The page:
‘Doctor Downes,’ interrupts the Tribunal chair while Doc is turning over pages and muttering some lame defence.
‘As we’ve heard this morning, the complaint alleged you refused to engage with the patient when he requested a prescription of painkillers. The complainant has told us he asked for what he called DHC and you snorted and responded, “What you need is Weight Watchers, my friend.” The patient was deeply upset by this and endured a week of pain and discomfort. You’ve told us this morning you’re not sorry for your actions and that you would do it again in a heartbeat, to quote.’
‘Those are my words, yes.’
‘And you are aware that without a valid reason to refer the patient to secondary care or another primary care physician, you don’t have a choice but to treat the patient,’ Sir Selby Chan goes. ‘Every citizen has the right to be seen by a public health professional. It’s Article Two of the Code of Rights for Health and Disability Services Consumers. Do I need to read the code out to you or can you repeat it back – knowledge of the Code being condition 4.1 of your licence to practice medicine.’
‘You’ll tell me articles four to six of the Code of Rights or I’ll have your registration cancelled by lunchtime, Dr. Downes.’
Doc’s about to crumble. He looks over at the two meagre rows of spectators. There’s Kath The Fat Wife wiping her eyes with tissues, and his son Rich texting someone and jiggling one Hush Puppy as it dangles off his toes.
‘Very well,’ the Doc begins. ‘Article Four: You must be treated with reasonable care and skill and receive well-coordinated services. Five: Service providers must listen to you and give you clear information that you can understand. If you don’t understand, you must feel comfortable about asking questions. Six: Your treatment must be fully explained to you, including the benefits, risks, alternatives, and costs, and your questions must be answered honestly. Seven: You must be able to make your own decisions about your treatment, and be free to change your mind. There. I give up. I’m broken, now. I’m a broken man.’
The Indian grump goes, ‘Any other submissions we’ve over looked?’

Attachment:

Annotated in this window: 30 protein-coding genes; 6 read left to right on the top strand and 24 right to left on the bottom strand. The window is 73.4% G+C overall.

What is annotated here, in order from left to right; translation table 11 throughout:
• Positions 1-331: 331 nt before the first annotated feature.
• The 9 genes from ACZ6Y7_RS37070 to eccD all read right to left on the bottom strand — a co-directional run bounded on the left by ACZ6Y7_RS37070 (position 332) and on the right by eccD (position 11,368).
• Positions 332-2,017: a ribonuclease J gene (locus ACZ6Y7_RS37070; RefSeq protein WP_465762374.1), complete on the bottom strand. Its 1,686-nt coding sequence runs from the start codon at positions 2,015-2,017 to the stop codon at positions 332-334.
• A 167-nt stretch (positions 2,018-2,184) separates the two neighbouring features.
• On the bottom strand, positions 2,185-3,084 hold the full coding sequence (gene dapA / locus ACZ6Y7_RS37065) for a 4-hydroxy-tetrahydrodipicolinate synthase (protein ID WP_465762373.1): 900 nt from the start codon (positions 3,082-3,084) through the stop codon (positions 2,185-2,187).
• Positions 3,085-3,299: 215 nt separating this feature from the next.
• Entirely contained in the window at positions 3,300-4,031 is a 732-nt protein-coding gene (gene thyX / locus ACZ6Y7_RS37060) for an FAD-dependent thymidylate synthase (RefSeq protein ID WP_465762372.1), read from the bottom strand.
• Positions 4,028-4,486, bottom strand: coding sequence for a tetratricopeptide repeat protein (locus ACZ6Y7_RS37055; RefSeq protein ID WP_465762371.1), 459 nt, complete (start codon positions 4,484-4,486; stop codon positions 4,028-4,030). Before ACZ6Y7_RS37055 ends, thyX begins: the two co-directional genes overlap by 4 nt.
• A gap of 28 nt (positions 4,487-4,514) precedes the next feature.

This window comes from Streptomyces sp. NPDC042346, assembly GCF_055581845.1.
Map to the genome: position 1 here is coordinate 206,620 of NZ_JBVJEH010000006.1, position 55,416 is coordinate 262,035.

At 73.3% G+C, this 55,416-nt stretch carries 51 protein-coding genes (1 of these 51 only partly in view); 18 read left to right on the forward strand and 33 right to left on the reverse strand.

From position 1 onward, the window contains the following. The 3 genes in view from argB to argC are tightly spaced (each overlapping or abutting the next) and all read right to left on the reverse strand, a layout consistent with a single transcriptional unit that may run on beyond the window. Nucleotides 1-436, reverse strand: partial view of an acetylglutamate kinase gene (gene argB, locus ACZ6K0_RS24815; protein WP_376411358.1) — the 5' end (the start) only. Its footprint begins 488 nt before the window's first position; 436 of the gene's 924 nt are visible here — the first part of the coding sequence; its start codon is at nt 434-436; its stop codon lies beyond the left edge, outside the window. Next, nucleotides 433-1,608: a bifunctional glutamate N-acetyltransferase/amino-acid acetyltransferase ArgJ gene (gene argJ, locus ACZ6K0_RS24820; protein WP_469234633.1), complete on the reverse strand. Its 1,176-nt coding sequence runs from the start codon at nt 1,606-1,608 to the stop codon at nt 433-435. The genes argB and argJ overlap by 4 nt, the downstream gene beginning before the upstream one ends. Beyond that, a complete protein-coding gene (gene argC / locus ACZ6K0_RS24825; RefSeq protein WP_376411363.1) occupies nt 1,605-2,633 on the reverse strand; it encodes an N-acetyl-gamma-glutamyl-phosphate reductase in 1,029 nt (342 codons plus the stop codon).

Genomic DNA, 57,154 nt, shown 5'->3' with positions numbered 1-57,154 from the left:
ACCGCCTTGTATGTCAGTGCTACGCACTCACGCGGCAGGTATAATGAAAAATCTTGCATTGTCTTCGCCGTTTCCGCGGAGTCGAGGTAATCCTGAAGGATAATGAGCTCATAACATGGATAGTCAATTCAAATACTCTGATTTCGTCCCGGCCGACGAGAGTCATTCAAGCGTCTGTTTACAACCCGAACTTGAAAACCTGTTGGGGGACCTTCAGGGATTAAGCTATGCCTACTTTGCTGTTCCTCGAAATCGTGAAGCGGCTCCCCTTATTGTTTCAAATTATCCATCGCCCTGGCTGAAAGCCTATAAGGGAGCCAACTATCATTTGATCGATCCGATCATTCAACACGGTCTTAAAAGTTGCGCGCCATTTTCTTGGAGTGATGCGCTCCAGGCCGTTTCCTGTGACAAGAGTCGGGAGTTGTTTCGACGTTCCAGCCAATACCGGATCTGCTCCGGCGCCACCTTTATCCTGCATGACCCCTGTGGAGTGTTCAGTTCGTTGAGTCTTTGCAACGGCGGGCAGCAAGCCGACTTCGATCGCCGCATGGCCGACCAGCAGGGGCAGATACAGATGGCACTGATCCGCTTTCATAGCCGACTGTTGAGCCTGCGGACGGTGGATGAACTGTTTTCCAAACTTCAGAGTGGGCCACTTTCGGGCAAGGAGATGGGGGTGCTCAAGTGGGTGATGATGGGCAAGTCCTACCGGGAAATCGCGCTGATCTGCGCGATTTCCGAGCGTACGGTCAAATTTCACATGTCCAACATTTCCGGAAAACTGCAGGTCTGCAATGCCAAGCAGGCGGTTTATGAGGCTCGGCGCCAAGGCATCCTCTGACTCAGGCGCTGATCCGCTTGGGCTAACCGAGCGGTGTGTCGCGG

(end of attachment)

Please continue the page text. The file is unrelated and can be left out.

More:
Doc’s looking over at his lawyer, who’s busy typing something on a tiny laptop the size of a novel.
‘Doctor Downes,’ Sir Selby Chan says, rising from his chair and cricking his joints as he stretches. ‘You DO want to continue practicing medicine, do you not?”
The doc looks to me for an answer.
‘You’re receiving a written warning. Next time a patient asks you for a prescription and you’re tempted to decline, do get a second opinion. Case concluded.’
‘This is bullshit,’ says the complainant, over in the corner… the complainant Darrell – nooooo.
Darrell the Barrel. A whole chorus of bumpkins mutters the same complaints. Fuuuuckin’ Bumpkin Brothers. I should’ve seen it coming. The big barrel-bellied buttheads are mad because the doc wouldn’t prescribe them heavy drugs.
They get up and shove the pews aside so they can squeeze their fat asses out of the room.
Wincing, hobbling, I pray they don’t spot my crippled ass.
The Board of Review asks me if I’m a patient come to see the doctor punished, or a friend.
I’m speechless, I don’t want to embarrass the doc, before the doc blurts ‘He’s my friend.’
I can’t help stroking the furry leaves of his plant, nodding at the walls, muttering, ‘Okay, okay.’ On the yellow-painted walls of the room inside this villa are posters for Asia and Rush and Pink Floyd and Genesis. There are a couple of barbells on the floor, and empty boxes of KFC and soft drinks and lollies, plus some fruit flies. This is a chilled-out doctor who set up in this sweet-as villa a couple weeks ago as a private medical practitioner and doesn’t have to be force-fed shitty patients by the government. Nah, this doctor ankled all that. A chilled-out doctor in sandals. Not like that bundle of live wires I used to have.
‘So I’ve just enrolled to study counselling and social work,’ I tell today’s doctor. ‘You probably didn’t know I’m all about that shit. But I care about people. It’s true.’